By Kate Wall
Landscaping differs from gardening in a few ways, one of which is about creating a certain look. Plants are chosen to create the desired affect, whereas gardening usually starts with tending to a collection of plants. Often but not always, landscaping is applied to large gardens and easy care plants are required for mass planting to achieve the desired look.
Landscapers will have a catalogue of preferred plants, chosen for their effectiveness and their hardiness. These plants are reliable performers giving greater predictability of the outcome of the garden design and also predictable maintenance requirements.
For the home gardener, these reliable and predictable plants can form the backbone to an easy care garden, allowing the gardener to experiment with other plants within a reliable garden framework. Landscaping plants are ideally suited to mass planting in large gardens and for reliable low maintenance gardens.
Landscaping plants can be selected to suit almost any situation and to create almost any desired look, from formal to native, to grassland or flowering gardens. Landscaping plants are often those which have been selectively bred for improved growth habits such as compact size, increased disease resistance or increased flowering. This will provide greater uniformity and predictability within a mass planting, and also allows the garden designer to make more specific plant choices with regard to the features of the plants selected. For example selecting Tropic Cascade™ Lomandra hystrix ‘LHWP’ PBR with its cascading foliage, a very soft flowing look can be achieved, while most other lomandras have a very upright habit which can be more formal. Different lomandra varieties can also be selected for height or foliage colour. In this way different looks can be achieved through the use of different lomandras but all will create a grass-like feel perfect for many different garden styles. As lomandras are extremely hardy, low maintenance and exceptional erosion control plants, they are often highly desirable in mass plantings.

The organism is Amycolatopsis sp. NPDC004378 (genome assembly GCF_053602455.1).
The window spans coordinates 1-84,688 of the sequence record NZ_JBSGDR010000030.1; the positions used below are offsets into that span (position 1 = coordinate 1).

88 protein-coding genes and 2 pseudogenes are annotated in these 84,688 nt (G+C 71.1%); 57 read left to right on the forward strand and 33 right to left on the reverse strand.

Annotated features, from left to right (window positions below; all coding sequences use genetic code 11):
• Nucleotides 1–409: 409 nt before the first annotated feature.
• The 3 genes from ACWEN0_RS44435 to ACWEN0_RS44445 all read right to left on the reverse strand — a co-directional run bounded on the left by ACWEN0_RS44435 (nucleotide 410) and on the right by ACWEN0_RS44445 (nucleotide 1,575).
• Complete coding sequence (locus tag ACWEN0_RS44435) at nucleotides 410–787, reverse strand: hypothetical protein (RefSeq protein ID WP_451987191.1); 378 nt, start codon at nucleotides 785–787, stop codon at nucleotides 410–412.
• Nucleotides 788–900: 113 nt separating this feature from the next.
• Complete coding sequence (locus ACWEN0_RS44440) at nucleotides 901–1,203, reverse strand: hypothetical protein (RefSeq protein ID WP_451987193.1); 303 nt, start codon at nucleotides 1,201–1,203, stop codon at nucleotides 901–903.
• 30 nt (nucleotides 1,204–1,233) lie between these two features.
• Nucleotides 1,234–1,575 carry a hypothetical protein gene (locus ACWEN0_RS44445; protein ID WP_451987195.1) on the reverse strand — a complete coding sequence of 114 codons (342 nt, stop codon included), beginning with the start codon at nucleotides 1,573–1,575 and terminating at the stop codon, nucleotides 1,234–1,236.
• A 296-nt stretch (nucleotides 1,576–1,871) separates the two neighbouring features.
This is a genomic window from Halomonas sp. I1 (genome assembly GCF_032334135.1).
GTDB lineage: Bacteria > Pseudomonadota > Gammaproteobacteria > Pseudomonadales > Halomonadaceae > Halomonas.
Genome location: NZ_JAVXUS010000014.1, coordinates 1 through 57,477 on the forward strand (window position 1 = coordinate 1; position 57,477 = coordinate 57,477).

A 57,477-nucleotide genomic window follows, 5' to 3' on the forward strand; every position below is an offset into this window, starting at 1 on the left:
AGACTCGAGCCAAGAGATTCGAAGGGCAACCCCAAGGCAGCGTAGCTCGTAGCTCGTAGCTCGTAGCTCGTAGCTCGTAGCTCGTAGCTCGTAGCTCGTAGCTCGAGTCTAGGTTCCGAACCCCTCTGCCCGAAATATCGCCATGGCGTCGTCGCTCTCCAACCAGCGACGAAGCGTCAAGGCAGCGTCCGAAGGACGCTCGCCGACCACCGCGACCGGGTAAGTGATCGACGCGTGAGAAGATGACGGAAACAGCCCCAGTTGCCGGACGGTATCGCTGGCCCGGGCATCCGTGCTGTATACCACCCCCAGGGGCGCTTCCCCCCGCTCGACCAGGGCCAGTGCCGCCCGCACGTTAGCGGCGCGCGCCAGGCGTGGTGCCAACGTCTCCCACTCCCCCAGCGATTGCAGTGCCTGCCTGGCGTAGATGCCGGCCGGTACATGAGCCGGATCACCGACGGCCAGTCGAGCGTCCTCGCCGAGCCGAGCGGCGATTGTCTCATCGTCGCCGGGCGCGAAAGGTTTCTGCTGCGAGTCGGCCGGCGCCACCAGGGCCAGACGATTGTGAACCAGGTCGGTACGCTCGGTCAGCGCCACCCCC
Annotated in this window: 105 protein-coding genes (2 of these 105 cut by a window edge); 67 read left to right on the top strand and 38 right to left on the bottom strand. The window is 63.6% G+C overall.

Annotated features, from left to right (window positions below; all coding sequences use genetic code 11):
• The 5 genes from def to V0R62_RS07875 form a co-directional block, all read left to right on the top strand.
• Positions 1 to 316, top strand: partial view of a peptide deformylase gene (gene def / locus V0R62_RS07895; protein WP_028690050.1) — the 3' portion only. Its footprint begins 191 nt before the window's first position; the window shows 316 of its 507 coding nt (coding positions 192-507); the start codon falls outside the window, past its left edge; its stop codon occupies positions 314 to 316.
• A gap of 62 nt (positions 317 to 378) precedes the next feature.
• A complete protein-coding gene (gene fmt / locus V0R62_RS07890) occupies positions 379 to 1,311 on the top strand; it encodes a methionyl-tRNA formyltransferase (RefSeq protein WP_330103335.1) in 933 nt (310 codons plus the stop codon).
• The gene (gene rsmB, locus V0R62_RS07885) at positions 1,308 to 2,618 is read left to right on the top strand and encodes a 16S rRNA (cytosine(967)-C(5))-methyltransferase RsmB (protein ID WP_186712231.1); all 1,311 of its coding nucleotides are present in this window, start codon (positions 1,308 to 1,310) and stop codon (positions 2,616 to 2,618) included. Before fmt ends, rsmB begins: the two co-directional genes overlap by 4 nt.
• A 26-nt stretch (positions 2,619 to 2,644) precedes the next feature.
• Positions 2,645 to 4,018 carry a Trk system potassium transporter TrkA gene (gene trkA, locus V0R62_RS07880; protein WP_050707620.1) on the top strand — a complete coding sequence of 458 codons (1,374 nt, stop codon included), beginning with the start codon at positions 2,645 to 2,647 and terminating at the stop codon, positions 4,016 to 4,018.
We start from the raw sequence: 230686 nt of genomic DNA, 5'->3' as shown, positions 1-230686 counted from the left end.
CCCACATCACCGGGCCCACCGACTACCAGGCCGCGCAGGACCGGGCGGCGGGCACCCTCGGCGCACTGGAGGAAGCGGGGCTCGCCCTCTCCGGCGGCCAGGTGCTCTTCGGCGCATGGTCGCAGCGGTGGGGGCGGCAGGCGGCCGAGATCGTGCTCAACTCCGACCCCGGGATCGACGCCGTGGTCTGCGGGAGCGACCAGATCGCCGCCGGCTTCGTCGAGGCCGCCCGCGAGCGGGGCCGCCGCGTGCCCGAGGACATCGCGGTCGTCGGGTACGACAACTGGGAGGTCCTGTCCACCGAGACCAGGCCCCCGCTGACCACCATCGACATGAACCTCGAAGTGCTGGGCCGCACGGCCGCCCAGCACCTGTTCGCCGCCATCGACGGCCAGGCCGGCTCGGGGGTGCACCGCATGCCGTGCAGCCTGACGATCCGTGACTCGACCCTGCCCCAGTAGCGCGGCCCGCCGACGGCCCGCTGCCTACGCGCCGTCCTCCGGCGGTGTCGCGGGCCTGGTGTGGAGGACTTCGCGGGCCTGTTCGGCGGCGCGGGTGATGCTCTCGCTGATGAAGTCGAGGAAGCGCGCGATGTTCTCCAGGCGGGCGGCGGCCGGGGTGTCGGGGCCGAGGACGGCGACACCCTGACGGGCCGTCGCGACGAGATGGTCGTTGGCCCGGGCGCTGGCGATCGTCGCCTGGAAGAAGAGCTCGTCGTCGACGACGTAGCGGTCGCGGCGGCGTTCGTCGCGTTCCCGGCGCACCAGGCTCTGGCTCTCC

Plants which have been bred for greater disease resistance, such as lace bug resistant azaleas, are perfect choices for mass plantings and for reduced maintenance. Autumn Royalty™ Rhododendron hybrid ‘CONLEC’ PBR and Autumn Twist™ Rhododendron hybrid ‘CONLEP’ PBR are lace bug resistant azaleas which are tough and also repeat bloomers making them perfect landscape plants.
Lily pillies are a group of plants which have been bred extensively for highlighted features and resistance to disease including psyllid and myrtle rust resistance. While lace bug and psyllids will make plants look unsightly they are rarely fatal to the plant. Myrtle rust however is a devastating disease which can spread through and destroy a mass planting very quickly. It largely impacts on native plants including lily pillies, callistemons and other members of the Myrtaceae family. Selecting a variety which has been bred for greater myrtle rust resistance will be very important for mass planting projects. Straight and Narrow™ Syzygium australe ‘SAN01’ PBR Intended, Red Head™ Acmena smithii ‘BWNRED’ PBR and Sublime™ Acmena smithii ‘DOW30’ PBR are all highly disease resistance lily pillies with heights varying from 1m to 5m.